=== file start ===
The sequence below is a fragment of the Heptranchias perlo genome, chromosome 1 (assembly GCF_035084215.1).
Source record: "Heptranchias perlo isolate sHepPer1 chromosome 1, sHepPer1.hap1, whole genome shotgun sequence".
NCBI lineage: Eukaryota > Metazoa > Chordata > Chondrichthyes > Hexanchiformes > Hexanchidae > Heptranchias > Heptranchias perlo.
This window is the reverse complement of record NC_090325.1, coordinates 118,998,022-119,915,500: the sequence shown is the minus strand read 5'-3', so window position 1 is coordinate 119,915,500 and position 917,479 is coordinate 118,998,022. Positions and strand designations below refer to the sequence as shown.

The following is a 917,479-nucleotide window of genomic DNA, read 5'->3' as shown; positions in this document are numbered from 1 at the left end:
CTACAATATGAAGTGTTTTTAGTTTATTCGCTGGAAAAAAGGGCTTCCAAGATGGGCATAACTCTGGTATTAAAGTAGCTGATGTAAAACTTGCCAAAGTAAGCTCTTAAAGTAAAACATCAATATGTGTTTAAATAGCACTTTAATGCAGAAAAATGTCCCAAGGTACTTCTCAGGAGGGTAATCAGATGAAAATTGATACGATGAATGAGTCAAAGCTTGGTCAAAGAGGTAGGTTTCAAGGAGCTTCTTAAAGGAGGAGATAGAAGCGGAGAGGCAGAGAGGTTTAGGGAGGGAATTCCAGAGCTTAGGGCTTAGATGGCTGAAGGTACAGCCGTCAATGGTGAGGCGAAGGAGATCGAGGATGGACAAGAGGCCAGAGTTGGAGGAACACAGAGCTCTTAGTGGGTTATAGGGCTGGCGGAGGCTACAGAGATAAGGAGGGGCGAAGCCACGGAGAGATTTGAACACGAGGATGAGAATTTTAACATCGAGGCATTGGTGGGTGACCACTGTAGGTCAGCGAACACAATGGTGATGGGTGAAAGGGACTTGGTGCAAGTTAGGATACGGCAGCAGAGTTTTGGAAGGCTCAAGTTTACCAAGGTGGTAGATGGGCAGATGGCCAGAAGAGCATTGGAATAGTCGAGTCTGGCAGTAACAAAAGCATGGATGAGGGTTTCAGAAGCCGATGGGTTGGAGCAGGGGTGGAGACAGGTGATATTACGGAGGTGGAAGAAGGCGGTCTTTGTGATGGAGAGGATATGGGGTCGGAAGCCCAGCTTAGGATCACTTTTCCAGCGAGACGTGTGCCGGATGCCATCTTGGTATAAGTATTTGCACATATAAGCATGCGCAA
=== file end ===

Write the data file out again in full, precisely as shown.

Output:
The sequence below is a fragment of the Heptranchias perlo genome, chromosome 1 (assembly GCF_035084215.1).
Source record: "Heptranchias perlo isolate sHepPer1 chromosome 1, sHepPer1.hap1, whole genome shotgun sequence".
NCBI lineage: Eukaryota > Metazoa > Chordata > Chondrichthyes > Hexanchiformes > Hexanchidae > Heptranchias > Heptranchias perlo.
This window is the reverse complement of record NC_090325.1, coordinates 118,998,022-119,915,500: the sequence shown is the minus strand read 5'-3', so window position 1 is coordinate 119,915,500 and position 917,479 is coordinate 118,998,022. Positions and strand designations below refer to the sequence as shown.

The following is a 917,479-nucleotide window of genomic DNA, read 5'->3' as shown; positions in this document are numbered from 1 at the left end:
CTACAATATGAAGTGTTTTTAGTTTATTCGCTGGAAAAAAGGGCTTCCAAGATGGGCATAACTCTGGTATTAAAGTAGCTGATGTAAAACTTGCCAAAGTAAGCTCTTAAAGTAAAACATCAATATGTGTTTAAATAGCACTTTAATGCAGAAAAATGTCCCAAGGTACTTCTCAGGAGGGTAATCAGATGAAAATTGATACGATGAATGAGTCAAAGCTTGGTCAAAGAGGTAGGTTTCAAGGAGCTTCTTAAAGGAGGAGATAGAAGCGGAGAGGCAGAGAGGTTTAGGGAGGGAATTCCAGAGCTTAGGGCTTAGATGGCTGAAGGTACAGCCGTCAATGGTGAGGCGAAGGAGATCGAGGATGGACAAGAGGCCAGAGTTGGAGGAACACAGAGCTCTTAGTGGGTTATAGGGCTGGCGGAGGCTACAGAGATAAGGAGGGGCGAAGCCACGGAGAGATTTGAACACGAGGATGAGAATTTTAACATCGAGGCATTGGTGGGTGACCACTGTAGGTCAGCGAACACAATGGTGATGGGTGAAAGGGACTTGGTGCAAGTTAGGATACGGCAGCAGAGTTTTGGAAGGCTCAAGTTTACCAAGGTGGTAGATGGGCAGATGGCCAGAAGAGCATTGGAATAGTCGAGTCTGGCAGTAACAAAAGCATGGATGAGGGTTTCAGAAGCCGATGGGTTGGAGCAGGGGTGGAGACAGGTGATATTACGGAGGTGGAAGAAGGCGGTCTTTGTGATGGAGAGGATATGGGGTCGGAAGCCCAGCTTAGGATCACTTTTCCAGCGAGACGTGTGCCGGATGCCATCTTGGTATAAGTATTTGCACATATAAGCATGCGCAA